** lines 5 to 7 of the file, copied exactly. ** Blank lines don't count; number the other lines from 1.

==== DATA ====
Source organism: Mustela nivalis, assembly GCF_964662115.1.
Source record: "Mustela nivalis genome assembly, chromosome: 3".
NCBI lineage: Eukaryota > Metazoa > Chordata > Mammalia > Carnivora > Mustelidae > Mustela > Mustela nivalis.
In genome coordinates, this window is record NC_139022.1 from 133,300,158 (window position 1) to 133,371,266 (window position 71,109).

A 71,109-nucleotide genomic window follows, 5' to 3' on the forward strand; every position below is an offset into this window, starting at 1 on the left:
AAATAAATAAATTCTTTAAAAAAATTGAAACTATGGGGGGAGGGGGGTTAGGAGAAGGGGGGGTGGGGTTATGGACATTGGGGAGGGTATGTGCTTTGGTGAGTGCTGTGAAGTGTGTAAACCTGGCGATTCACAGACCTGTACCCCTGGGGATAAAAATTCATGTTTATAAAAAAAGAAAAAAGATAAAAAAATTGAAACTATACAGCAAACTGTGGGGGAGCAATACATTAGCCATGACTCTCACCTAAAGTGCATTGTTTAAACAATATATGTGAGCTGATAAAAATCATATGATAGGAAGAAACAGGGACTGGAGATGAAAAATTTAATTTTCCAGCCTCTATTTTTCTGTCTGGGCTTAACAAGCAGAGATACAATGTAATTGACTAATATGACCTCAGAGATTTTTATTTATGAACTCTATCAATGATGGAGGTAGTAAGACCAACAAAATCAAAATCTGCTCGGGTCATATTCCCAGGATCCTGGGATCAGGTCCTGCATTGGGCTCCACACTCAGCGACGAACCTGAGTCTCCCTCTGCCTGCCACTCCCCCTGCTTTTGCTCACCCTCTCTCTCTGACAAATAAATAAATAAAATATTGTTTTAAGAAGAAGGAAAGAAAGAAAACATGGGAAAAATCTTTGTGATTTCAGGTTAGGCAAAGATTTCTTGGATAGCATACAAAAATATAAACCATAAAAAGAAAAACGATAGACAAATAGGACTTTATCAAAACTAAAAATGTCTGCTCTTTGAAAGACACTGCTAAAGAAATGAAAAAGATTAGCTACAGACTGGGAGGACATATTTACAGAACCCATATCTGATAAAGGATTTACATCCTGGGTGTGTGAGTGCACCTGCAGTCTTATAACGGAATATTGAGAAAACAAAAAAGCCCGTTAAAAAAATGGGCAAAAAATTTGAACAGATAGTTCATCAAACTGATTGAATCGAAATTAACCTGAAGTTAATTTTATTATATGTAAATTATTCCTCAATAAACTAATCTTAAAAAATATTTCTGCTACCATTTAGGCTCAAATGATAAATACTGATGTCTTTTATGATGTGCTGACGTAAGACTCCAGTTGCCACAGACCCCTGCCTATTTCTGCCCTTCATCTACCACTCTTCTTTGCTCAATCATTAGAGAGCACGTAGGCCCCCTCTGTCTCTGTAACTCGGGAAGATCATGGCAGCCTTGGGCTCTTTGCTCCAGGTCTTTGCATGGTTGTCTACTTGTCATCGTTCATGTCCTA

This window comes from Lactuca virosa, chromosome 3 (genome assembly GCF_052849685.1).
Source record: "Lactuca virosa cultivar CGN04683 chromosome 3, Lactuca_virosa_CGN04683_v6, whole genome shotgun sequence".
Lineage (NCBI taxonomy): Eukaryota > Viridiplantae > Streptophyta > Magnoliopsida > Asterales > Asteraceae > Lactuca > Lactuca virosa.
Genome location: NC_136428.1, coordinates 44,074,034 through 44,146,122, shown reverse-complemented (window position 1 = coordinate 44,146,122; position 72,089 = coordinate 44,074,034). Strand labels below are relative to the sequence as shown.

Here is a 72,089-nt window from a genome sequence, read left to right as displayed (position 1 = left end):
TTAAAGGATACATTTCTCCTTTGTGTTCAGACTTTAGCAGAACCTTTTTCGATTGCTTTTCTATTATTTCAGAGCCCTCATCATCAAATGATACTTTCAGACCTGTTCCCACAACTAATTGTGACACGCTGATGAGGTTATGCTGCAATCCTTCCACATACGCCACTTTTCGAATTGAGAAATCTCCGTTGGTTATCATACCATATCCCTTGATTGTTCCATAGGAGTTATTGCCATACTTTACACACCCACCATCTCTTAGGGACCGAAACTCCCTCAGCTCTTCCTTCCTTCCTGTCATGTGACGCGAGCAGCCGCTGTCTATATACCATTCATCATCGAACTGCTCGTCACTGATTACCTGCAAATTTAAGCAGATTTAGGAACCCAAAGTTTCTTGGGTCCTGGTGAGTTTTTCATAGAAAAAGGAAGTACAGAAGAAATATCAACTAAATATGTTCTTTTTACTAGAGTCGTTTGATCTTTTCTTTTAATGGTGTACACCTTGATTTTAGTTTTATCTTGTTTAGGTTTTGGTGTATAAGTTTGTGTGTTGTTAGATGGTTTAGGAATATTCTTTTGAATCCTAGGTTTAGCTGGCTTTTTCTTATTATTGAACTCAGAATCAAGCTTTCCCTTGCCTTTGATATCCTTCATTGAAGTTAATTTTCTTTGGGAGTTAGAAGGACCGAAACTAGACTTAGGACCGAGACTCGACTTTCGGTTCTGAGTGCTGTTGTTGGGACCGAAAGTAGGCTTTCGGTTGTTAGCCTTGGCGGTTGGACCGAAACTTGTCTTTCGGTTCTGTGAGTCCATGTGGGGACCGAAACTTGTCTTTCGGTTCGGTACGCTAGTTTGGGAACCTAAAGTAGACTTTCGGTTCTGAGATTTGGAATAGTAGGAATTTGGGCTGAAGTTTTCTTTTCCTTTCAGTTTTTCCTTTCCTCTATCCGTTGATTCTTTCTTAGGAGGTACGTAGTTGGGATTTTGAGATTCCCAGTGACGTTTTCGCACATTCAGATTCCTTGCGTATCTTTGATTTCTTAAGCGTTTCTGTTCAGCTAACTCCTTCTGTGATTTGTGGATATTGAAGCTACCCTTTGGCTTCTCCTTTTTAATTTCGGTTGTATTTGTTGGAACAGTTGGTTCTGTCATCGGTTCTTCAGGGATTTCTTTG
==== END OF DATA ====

A 71,109-nucleotide genomic window follows, 5' to 3' on the forward strand; every position below is an offset into this window, starting at 1 on the left:
AAATAAATAAATTCTTTAAAAAAATTGAAACTATGGGGGGAGGGGGGTTAGGAGAAGGGGGGGTGGGGTTATGGACATTGGGGAGGGTATGTGCTTTGGTGAGTGCTGTGAAGTGTGTAAACCTGGCGATTCACAGACCTGTACCCCTGGGGATAAAAATTCATGTTTATAAAAAAAGAAAAAAGATAAAAAAATTGAAACTATACAGCAAACTGTGGGGGAGCAATACATTAGCCATGACTCTCACCTAAAGTGCATTGTTTAAACAATATATGTGAGCTGATAAAAATCATATGATAGGAAGAAACAGGGACTGGAGATGAAAAATTTAATTTTCCAGCCTCTATTTTTCTGTCTGGGCTTAACAAGCAGAGATACAATGTAATTGACTAATATGACCTCAGAGATTTTTATTTATGAACTCTATCAATGATGGAGGTAGTAAGACCAACAAAATCAAAATCTGCTCGGGTCATATTCCCAGGATCCTGGGATCAGGTCCTGCATTGGGCTCCACACTCAGCGACGAACCTGAGTCTCCCTCTGCCTGCCACTCCCCCTGCTTTTGCTCACCCTCTCTCTCTGACAAATAAATAAATAAAATATTGTTTTAAGAAGAAGGAAAGAAAGAAAACATGGGAAAAATCTTTGTGATTTCAGGTTAGGCAAAGATTTCTTGGATAGCATACAAAAATATAAACCATAAAAAGAAAAACGATAGACAAATAGGACTTTATCAAAACTAAAAATGTCTGCTCTTTGAAAGACACTGCTAAAGAAATGAAAAAGATTAGCTACAGACTGGGAGGACATATTTACAGAACCCATATCTGATAAAGGATTTACATCCTGGGTGTGTGAGTGCACCTGCAGTCTTATAACGGAATATTGAGAAAACAAAAAAGCCCGTTAAAAAAATGGGCAAAAAATTTGAACAGATAGTTCATCAAACTGATTGAATCGAAATTAACCTGAAGTTAATTTTATTATATGTAAATTATTCCTCAATAAACTAATCTTAAAAAATATTTCTGCTACCATTTAGGCTCAAATGATAAATACTGATGTCTTTTATGATGTGCTGACGTAAGACTCCAGTTGCCACAGACCCCTGCCTATTTCTGCCCTTCATCTACCACTCTTCTTTGCTCAATCATTAGAGAGCACGTAGGCCCCCTCTGTCTCTGTAACTCGGGAAGATCATGGCAGCCTTGGGCTCTTTGCTCCAGGTCTTTGCATGGTTGTCTACTTGTCATCGTTCATGTCCTA

This window comes from Lactuca virosa, chromosome 3 (genome assembly GCF_052849685.1).